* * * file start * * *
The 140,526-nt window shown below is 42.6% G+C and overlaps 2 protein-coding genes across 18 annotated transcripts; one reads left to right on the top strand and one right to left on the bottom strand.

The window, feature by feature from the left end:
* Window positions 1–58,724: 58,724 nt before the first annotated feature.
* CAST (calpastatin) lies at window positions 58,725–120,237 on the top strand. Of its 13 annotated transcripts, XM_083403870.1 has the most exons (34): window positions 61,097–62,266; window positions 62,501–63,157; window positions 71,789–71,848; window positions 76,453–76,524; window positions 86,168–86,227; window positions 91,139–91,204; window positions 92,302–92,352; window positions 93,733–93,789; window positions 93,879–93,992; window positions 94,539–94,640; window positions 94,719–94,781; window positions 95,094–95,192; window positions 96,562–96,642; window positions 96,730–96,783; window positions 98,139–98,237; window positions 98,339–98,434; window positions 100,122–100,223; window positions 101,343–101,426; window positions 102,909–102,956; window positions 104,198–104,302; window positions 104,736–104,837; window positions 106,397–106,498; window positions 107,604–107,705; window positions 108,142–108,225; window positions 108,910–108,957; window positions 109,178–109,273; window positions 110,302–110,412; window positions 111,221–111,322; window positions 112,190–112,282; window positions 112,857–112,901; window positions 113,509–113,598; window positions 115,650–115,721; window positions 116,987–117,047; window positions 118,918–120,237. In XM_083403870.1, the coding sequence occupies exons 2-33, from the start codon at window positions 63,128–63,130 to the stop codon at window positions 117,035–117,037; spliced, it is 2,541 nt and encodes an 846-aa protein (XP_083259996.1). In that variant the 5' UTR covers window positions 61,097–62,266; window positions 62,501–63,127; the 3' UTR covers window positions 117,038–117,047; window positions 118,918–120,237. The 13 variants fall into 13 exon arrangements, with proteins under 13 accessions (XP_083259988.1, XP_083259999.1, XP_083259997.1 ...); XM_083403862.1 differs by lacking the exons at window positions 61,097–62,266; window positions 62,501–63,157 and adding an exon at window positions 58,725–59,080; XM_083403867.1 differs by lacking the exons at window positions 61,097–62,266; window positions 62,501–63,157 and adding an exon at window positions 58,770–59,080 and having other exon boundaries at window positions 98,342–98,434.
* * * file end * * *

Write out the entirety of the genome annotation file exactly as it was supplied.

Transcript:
The 140,526-nt window shown below is 42.6% G+C and overlaps 2 protein-coding genes across 18 annotated transcripts; one reads left to right on the top strand and one right to left on the bottom strand.

The window, feature by feature from the left end:
* Window positions 1–58,724: 58,724 nt before the first annotated feature.
* CAST (calpastatin) lies at window positions 58,725–120,237 on the top strand. Of its 13 annotated transcripts, XM_083403870.1 has the most exons (34): window positions 61,097–62,266; window positions 62,501–63,157; window positions 71,789–71,848; window positions 76,453–76,524; window positions 86,168–86,227; window positions 91,139–91,204; window positions 92,302–92,352; window positions 93,733–93,789; window positions 93,879–93,992; window positions 94,539–94,640; window positions 94,719–94,781; window positions 95,094–95,192; window positions 96,562–96,642; window positions 96,730–96,783; window positions 98,139–98,237; window positions 98,339–98,434; window positions 100,122–100,223; window positions 101,343–101,426; window positions 102,909–102,956; window positions 104,198–104,302; window positions 104,736–104,837; window positions 106,397–106,498; window positions 107,604–107,705; window positions 108,142–108,225; window positions 108,910–108,957; window positions 109,178–109,273; window positions 110,302–110,412; window positions 111,221–111,322; window positions 112,190–112,282; window positions 112,857–112,901; window positions 113,509–113,598; window positions 115,650–115,721; window positions 116,987–117,047; window positions 118,918–120,237. In XM_083403870.1, the coding sequence occupies exons 2-33, from the start codon at window positions 63,128–63,130 to the stop codon at window positions 117,035–117,037; spliced, it is 2,541 nt and encodes an 846-aa protein (XP_083259996.1). In that variant the 5' UTR covers window positions 61,097–62,266; window positions 62,501–63,127; the 3' UTR covers window positions 117,038–117,047; window positions 118,918–120,237. The 13 variants fall into 13 exon arrangements, with proteins under 13 accessions (XP_083259988.1, XP_083259999.1, XP_083259997.1 ...); XM_083403862.1 differs by lacking the exons at window positions 61,097–62,266; window positions 62,501–63,157 and adding an exon at window positions 58,725–59,080; XM_083403867.1 differs by lacking the exons at window positions 61,097–62,266; window positions 62,501–63,157 and adding an exon at window positions 58,770–59,080 and having other exon boundaries at window positions 98,342–98,434.